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I'm trying to enter an sshfs mount in /etc/fstab with the following line:

sshfs#oli@192.168.0.2:/media/usb0 /media/ExtHD fuse     defaults,nonempty,allow_other 0 0

So that this volume is mounted at boot. After booting up, nothing happens, but when I use the command sudo mount -a, I am always prompted for the password. I have set up SSH Keys and transferred them over to the computer at 192.168.0.2, and can log in to regular ssh with no pasword. How can I stop fuse from asking for my password so that the volume can be automatically mounted at boot time?

If it helps at all, I am trying to connect to a home server running Debian from a laptop running Arch Linux. Thanks

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4 Answers 4

Key-based authentication can only work if the ssh process can find your key. You presumably have your key in your home directory; but you've never told sshfs where to look for a key. At boot time, it would be root mounting all filesystems, therefore the key must be either in /root/.ssh or referenced in /root/.ssh/config.

I recommend mounting the filesystem after you've logged in, and as your own user. Put this in a script that's executed when you log in:

ssh-add ~/.ssh/name_of_key.id_rsa
sshfs homeserver:/media/usb0 ~/exthd

Put an alias called homeserver in your ~/.ssh/config:

Host homeserver
HostName 192.168.0.2
User oli
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Ahh, that is a better way of doing it, I didn't think to put it in my login script. Thanks! –  semiserious Jan 18 '12 at 17:19
    
Be careful using ~ in the mount point. If you're using a launcher icon on the panel to run the command instead of a terminal, the ~ may not be evaluated as /home/ and the command will fail. –  Nick Jan 11 at 18:47
    
@Nick If you're using a GUI, it might have a tool dedicated to automounting. If you follow my answer, you're to put the two commands in a shell script; the launcher icon would run that script. –  Gilles Jan 11 at 18:51

If you want it to boot without a password, you'll need to create a public/private ssh keys without password. It's not recommendend, but you can at least protect those files with a chmod 400 as root user.

After that, as usual, you'll need to copy the public key on the mount point :

ssh-copy-id -i my_new_key.pub oli@192.168.0.2

And you'll need to tell sshfs to use this key.

oli@192.168.0.2:/media/usb0 /media/ExtHD fuse     defaults,nonempty,allow_other,SSHOPT='IdentityFile /path/to/private/key' 0 0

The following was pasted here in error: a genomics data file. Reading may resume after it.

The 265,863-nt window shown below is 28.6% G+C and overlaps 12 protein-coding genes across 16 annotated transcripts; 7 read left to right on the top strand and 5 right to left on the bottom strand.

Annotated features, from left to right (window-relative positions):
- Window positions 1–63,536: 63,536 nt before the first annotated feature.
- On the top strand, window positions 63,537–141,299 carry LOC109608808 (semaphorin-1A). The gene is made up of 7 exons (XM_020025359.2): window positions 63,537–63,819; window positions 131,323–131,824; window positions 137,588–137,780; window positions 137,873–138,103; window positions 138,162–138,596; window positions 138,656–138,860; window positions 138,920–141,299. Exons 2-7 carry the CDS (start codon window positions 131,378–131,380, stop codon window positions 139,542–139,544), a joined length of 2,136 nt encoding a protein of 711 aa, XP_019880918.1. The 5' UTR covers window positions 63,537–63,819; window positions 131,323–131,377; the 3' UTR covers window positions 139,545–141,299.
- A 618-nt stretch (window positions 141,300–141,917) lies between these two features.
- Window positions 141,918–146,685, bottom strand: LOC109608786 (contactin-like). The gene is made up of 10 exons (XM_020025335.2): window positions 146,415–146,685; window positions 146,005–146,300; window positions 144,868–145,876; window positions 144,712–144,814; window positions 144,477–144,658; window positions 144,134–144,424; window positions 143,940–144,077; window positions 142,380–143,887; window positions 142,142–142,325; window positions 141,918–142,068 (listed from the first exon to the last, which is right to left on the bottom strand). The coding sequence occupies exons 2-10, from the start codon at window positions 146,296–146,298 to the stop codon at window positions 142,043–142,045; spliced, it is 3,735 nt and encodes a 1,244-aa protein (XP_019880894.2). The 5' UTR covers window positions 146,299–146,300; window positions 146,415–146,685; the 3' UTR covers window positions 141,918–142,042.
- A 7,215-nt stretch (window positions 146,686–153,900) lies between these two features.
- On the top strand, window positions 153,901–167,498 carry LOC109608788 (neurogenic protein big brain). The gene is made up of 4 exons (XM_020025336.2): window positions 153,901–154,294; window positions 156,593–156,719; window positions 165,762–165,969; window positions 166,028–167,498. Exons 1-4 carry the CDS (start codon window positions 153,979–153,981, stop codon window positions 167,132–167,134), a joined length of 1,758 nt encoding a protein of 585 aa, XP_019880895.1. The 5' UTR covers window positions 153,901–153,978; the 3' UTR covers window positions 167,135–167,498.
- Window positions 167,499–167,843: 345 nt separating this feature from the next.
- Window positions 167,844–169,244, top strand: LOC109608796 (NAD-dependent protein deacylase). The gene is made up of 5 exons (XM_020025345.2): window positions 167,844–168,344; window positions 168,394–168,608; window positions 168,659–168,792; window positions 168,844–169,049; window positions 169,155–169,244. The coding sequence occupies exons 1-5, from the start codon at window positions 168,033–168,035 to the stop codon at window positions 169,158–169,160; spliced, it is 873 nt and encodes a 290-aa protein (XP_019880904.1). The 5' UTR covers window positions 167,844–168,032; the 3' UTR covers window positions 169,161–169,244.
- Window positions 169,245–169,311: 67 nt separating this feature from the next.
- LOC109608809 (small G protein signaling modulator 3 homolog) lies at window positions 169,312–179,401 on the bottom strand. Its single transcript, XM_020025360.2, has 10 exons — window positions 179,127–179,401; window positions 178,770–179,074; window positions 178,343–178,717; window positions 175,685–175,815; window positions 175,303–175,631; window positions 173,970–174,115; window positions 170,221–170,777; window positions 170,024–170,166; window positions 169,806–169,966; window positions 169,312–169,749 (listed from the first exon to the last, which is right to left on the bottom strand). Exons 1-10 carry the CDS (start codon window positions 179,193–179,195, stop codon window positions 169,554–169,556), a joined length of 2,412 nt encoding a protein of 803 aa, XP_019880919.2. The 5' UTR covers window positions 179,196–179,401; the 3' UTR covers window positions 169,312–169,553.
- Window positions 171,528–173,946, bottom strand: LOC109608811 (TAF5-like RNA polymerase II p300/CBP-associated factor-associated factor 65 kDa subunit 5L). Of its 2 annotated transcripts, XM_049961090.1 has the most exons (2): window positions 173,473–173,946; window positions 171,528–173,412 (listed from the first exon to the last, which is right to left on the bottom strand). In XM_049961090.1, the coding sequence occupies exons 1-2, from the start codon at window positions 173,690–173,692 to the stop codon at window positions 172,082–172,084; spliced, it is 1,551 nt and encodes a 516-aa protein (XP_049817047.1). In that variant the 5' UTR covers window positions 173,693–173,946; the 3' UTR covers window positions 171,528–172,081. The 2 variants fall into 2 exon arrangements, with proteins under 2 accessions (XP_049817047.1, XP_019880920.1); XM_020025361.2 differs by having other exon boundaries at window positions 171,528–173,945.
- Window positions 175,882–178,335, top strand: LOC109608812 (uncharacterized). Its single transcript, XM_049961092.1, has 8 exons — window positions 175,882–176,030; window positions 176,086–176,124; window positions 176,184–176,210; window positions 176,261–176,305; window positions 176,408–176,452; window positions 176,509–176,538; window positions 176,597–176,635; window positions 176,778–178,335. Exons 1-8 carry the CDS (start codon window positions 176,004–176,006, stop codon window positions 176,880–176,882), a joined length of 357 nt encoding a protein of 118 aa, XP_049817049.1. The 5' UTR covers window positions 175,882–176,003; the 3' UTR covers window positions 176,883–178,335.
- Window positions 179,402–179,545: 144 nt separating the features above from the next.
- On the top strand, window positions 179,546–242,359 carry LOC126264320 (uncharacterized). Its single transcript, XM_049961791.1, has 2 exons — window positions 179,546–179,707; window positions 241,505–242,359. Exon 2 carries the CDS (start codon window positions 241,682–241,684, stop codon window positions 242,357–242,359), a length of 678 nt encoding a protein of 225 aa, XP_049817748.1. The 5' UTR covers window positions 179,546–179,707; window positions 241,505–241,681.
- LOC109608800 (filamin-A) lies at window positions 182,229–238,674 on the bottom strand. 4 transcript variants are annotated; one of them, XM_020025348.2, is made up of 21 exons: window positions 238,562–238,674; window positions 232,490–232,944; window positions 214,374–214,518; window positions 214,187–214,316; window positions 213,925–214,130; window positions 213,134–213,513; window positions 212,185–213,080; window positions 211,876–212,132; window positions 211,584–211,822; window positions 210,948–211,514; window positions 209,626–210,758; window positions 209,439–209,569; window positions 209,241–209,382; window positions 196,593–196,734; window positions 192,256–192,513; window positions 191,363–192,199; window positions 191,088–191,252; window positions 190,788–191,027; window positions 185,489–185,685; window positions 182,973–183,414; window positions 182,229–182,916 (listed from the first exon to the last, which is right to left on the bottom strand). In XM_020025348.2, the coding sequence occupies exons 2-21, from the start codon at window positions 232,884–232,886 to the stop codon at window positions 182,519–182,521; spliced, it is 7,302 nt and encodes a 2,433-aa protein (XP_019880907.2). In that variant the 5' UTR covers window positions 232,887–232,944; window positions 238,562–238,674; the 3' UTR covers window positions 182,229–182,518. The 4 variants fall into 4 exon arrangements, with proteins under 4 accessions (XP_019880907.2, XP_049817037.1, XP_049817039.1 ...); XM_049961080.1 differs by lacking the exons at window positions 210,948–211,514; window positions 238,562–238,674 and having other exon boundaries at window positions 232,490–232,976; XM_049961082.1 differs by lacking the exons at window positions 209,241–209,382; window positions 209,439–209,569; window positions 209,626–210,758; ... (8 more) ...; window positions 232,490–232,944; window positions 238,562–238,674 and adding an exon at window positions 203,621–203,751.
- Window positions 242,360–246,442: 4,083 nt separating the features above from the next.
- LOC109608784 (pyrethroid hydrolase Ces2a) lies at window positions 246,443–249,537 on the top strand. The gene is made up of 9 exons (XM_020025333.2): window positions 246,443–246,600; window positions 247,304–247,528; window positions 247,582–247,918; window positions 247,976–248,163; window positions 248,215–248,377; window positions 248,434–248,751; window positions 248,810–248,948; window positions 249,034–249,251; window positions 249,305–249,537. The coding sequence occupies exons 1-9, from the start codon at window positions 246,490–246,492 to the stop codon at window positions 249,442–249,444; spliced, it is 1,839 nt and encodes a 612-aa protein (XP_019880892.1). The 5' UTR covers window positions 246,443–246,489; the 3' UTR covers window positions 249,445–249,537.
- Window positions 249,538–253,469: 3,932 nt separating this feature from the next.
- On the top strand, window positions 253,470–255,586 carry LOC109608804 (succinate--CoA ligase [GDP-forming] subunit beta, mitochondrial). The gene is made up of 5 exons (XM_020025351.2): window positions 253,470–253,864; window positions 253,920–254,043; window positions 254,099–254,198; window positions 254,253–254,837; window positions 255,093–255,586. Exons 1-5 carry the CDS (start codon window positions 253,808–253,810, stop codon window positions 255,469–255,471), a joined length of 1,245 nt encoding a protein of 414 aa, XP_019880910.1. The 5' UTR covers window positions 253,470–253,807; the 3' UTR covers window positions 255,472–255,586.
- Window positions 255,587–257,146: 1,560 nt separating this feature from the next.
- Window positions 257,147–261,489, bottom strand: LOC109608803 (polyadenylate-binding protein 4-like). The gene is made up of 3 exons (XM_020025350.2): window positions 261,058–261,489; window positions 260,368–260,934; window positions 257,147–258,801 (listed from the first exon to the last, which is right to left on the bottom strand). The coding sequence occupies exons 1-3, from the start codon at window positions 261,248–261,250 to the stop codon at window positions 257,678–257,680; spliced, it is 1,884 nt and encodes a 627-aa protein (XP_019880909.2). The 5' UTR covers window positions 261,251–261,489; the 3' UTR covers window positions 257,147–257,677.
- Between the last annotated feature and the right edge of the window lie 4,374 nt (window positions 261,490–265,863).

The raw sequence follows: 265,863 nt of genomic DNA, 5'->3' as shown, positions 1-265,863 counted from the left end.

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I had the same problem.

I had previously setup ssh keys via the ssh-keygen and then ssh-copy-id -i ~/.ssh/id_rsa.pub root@192.168.0.100

ssh worked fine without asking me for a password so I was confused as to why sshfs still wanted the password...

That is to say,

ssh root@192.168.0.100 

worked fine, however sshfs still asked for a password when I typed

sudo sshfs root@192.168.0.100:/home/raspberry/Videos /home/pi/LinuxMintMountedFolder/ -o allow_other

As Gilles above explained, sshfs was looking in the root directory for the necessary keys.

Therefore, I solved this by just copying the files id_rsa and id_rsa.pub from my home folder's hidden .ssh folder to the root's .ssh folder i.e.

cp /home/pi/.ssh/id_rsa /root/.ssh/
cp /home/pi/.ssh/id_rsa.pub /root/.ssh/

Then, typing the following worked without bothering me for a password:

sudo sshfs root@192.168.0.100:/home/raspberry/Videos /home/pi/LinuxMintMountedFolder/ -o allow_other
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I was able to make sshfs mount via fstab with Ubuntu 14.04 by doing using the following syntax as a standard user (note anything in CAPS is a variable for you to fill in):

USER@HOST:/REMOTE_DIR /LOCAL_DIR fuse.sshfs delay_connect,_netdev,user,idmap=user,transform_symlinks,identityfile=/home/USERNAME/.ssh/id_rsa,allow_other,default_permissions,uid=USER_ID,gid=USER_GID 0 0

This is a combination of the information found here http://superuser.com/questions/669287/automount-sshfs-using-fstab-without-mount-a and adding the delay_connect from here http://askubuntu.com/questions/326977/sshfs-is-not-mounting-automatically-at-boot-despite-etc-fstab-configuration.

I used this tutorial to get my USER_ID and USER_GID: https://kb.iu.edu/data/adwf.html

To find a user's UID or GID in Unix, use the id command. To find a specific user's UID, at the Unix prompt, enter:

id -u username

Replace username with the appropriate user's username. To find a user's GID, at the Unix prompt, enter:

id -g username

Also, if you want a full tutorial, it will be posted at http://www.variux.com/blog/?p=161

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